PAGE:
What it was: Four interrelated, but different, designs for a small Soviet spaceplane. While almost all Russian spacecraft descend from Sergei Korolev’s R-7 and Vostok, they began as an independent line of approach pre-dating 1957, building up to orbital operations by creating ever more extreme airplanes. Only after Korolev’s crowning achievement of orbiting Yuri Gagarin in a ballistic capsule was it definitively folded into the main line of Soviet space exploration. Even after that its descendants repeatedly threatened to split back off again right up until the collapse of the Soviet Union.
Details: We’ve previously discussed Eugen Sänger’s Silbervogel and how it was the first serious attempt to build a spacecraft by an alternative means to ballistic rocketry—building a plane so extreme that its speed and height qualified it for orbit. After WWII ended there was some interest in his work in the United States, but as designing a spaceplane is relatively difficult as compared to a ballistic capsule, it never went anywhere interesting until the development of the X-15.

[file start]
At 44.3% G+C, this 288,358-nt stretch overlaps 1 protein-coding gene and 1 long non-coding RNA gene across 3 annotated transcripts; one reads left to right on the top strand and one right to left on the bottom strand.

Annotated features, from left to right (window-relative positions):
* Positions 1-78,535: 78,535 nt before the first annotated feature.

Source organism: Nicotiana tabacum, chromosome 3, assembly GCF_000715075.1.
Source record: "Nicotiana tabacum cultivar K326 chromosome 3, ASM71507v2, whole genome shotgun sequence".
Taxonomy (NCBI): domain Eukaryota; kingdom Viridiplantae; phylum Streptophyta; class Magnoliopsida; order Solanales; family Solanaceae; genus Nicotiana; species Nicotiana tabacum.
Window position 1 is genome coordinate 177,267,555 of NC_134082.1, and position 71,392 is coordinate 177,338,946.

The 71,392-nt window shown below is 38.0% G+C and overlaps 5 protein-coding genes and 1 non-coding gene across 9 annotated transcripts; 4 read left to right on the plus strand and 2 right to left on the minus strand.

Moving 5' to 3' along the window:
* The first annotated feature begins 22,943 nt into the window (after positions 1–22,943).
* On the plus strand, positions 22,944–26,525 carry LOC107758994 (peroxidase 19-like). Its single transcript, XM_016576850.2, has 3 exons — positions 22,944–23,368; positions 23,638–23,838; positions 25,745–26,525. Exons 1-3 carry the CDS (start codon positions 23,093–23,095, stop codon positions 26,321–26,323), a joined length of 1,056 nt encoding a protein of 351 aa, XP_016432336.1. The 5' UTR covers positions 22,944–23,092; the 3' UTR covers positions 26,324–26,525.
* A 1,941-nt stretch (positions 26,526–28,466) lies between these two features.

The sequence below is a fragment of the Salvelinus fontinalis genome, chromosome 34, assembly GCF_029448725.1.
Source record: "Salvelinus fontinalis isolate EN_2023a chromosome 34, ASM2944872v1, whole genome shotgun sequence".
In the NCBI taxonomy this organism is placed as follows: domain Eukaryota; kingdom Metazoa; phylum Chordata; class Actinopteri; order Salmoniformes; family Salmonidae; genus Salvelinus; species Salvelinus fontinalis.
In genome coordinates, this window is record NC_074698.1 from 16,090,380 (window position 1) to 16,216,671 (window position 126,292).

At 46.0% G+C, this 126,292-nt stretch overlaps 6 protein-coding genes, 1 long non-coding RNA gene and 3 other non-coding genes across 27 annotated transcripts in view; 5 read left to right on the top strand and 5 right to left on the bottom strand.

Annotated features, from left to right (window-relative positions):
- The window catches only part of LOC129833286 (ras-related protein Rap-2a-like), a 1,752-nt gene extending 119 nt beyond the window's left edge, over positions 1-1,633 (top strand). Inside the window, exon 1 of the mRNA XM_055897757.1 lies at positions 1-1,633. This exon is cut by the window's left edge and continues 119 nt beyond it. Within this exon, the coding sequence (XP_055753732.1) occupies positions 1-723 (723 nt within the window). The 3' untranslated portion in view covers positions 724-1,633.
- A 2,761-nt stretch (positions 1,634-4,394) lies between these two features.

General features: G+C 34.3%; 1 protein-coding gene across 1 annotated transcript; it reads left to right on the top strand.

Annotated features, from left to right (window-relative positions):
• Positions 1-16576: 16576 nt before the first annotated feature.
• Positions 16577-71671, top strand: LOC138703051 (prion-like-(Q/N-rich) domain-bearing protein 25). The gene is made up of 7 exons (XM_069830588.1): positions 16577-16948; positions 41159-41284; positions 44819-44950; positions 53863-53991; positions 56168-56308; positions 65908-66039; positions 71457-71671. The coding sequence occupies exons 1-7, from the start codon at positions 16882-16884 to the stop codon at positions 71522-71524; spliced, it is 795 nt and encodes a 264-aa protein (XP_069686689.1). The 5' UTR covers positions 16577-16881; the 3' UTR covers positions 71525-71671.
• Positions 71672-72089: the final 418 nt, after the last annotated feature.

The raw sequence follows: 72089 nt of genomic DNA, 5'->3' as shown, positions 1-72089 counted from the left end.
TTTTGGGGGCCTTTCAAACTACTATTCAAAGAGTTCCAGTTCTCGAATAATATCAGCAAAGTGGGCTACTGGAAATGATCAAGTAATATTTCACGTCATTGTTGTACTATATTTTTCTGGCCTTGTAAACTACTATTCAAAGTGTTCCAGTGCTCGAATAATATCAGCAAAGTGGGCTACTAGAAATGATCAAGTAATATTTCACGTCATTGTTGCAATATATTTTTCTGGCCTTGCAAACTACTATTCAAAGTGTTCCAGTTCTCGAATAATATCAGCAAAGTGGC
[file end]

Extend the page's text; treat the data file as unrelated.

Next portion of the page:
In the Soviet Union, however, airplane designers kept their eye on the possibility starting as soon as they discovered Sänger and Bredt’s work. Stalin is reported to have been very interested in the possibility of an orbital bomber, and in 1947 tried to have a Soviet rocket engineer, Grigoriy Tokayev, convince Sänger to come to the Soviet Union or, failing that, have the NKVD kinap him (Tokayev chose to defect to the UK instead). Before this, though, in November 1946 Stalin directed Mstislav Keldysh—arguably his most talented plane designer and one of the three men (along with Sergei Korolev and Mikhail Tikhonravov) who suggested in 1954 that the Soviet Union launch an artificial satellite—to build something like the Silbervogel.